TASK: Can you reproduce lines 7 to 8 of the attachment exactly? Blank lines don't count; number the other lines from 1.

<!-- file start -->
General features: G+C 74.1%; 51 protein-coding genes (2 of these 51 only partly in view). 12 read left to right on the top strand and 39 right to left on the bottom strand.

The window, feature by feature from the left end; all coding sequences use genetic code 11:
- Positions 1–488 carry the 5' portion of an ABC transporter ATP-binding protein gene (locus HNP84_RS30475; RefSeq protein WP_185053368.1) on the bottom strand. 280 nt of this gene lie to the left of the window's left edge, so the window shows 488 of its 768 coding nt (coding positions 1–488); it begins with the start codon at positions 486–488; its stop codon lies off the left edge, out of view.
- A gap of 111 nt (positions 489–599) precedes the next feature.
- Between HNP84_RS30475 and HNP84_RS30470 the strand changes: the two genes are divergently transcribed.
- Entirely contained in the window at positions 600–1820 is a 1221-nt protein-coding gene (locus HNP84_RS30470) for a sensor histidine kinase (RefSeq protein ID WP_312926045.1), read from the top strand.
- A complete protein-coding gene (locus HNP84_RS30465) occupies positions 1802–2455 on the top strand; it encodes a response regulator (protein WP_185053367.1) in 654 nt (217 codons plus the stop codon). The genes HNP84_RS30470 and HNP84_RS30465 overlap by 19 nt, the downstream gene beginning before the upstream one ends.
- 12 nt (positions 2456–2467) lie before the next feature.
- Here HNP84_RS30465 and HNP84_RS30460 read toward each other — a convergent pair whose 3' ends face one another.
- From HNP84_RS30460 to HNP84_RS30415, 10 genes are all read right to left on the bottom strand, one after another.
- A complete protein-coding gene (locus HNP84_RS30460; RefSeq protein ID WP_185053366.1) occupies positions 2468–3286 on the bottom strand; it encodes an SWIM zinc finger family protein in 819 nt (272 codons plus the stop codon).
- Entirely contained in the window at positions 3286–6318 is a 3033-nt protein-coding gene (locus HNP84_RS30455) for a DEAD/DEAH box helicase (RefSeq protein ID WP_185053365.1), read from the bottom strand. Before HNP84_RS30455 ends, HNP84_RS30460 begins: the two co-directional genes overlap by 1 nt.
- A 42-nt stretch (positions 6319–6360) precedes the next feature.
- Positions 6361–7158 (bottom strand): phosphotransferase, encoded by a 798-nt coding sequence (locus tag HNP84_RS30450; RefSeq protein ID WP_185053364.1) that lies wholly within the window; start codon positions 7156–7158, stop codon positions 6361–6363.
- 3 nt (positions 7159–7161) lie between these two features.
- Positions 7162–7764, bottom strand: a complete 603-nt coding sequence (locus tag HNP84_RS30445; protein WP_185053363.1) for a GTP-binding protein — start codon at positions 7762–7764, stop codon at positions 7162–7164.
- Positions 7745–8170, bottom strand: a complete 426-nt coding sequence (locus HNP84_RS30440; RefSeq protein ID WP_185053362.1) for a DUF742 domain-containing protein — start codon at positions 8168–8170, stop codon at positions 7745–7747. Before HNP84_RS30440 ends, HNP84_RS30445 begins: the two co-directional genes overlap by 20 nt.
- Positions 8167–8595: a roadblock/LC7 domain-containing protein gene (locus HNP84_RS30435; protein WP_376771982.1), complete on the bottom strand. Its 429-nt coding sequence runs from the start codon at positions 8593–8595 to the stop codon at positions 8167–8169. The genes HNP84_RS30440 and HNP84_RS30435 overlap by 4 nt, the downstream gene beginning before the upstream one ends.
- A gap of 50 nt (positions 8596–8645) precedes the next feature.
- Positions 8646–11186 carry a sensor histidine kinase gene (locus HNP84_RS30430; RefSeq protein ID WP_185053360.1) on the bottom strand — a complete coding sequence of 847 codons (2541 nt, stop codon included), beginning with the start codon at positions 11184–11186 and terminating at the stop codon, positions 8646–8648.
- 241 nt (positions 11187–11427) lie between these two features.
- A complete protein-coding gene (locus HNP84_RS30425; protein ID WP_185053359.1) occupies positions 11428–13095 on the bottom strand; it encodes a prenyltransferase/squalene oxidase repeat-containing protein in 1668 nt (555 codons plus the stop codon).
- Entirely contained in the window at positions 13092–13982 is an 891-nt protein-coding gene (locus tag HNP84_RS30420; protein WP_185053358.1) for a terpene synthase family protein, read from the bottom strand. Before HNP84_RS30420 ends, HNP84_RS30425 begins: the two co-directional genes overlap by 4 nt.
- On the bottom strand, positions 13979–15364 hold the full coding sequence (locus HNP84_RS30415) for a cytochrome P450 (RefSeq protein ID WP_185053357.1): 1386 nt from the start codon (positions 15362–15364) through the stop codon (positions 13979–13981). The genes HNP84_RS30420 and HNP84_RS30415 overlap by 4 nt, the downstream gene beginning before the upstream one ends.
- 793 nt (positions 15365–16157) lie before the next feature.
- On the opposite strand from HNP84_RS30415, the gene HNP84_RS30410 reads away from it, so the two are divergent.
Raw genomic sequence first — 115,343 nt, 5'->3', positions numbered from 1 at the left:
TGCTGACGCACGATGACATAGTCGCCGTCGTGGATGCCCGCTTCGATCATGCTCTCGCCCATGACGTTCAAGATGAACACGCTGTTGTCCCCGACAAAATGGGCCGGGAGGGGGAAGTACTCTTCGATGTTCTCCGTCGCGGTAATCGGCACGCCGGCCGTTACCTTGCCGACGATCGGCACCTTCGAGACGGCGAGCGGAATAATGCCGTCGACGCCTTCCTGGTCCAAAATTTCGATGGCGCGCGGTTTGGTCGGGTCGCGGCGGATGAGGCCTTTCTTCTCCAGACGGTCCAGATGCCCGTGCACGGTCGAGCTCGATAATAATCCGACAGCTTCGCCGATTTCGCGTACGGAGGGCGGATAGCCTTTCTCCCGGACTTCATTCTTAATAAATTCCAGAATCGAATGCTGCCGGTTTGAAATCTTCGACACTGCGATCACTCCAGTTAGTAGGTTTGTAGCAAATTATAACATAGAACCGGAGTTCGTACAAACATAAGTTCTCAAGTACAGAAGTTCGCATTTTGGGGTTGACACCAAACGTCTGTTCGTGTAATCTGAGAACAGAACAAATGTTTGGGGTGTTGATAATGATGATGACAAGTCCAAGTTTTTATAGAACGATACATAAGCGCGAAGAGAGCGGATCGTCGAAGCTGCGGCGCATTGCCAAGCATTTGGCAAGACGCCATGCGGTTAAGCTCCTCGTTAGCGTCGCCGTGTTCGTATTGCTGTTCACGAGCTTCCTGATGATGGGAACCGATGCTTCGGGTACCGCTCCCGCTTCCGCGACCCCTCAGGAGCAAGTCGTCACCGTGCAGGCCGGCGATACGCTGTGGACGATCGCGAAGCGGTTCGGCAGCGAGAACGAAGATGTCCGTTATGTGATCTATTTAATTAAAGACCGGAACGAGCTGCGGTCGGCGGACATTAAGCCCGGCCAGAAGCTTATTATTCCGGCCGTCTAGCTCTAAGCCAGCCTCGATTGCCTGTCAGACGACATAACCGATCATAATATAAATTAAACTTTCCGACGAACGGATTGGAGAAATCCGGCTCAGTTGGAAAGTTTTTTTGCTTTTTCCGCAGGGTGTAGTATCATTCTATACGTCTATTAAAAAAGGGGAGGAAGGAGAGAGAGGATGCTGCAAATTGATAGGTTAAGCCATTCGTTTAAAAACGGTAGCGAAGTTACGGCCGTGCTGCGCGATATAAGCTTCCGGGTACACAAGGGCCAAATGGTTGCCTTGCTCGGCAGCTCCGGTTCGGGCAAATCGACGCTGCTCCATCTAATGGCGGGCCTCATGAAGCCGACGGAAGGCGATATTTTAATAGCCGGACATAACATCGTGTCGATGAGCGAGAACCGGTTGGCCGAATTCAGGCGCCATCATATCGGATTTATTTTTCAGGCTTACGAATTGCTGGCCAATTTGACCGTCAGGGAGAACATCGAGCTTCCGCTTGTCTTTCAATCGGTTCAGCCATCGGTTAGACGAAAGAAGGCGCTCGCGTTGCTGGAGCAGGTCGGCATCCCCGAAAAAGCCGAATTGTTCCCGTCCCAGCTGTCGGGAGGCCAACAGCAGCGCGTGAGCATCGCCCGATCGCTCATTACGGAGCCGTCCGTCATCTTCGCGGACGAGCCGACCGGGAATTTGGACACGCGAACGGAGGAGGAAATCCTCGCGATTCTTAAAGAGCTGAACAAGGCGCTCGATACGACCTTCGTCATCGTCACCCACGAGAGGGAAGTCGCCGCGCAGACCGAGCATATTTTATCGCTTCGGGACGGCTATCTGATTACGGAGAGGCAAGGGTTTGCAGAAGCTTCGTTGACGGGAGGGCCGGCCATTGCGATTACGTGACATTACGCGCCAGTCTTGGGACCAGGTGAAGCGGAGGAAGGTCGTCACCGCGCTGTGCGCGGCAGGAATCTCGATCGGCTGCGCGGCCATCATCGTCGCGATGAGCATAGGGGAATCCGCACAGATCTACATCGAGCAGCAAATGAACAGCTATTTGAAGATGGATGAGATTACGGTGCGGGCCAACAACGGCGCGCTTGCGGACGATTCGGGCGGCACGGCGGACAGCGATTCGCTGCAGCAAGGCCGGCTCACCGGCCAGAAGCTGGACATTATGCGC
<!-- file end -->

- A complete protein-coding gene (locus HNP84_RS30465) occupies positions 1802–2455 on the top strand; it encodes a response regulator (protein WP_185053367.1) in 654 nt (217 codons plus the stop codon). The genes HNP84_RS30470 and HNP84_RS30465 overlap by 19 nt, the downstream gene beginning before the upstream one ends.
- 12 nt (positions 2456–2467) lie before the next feature.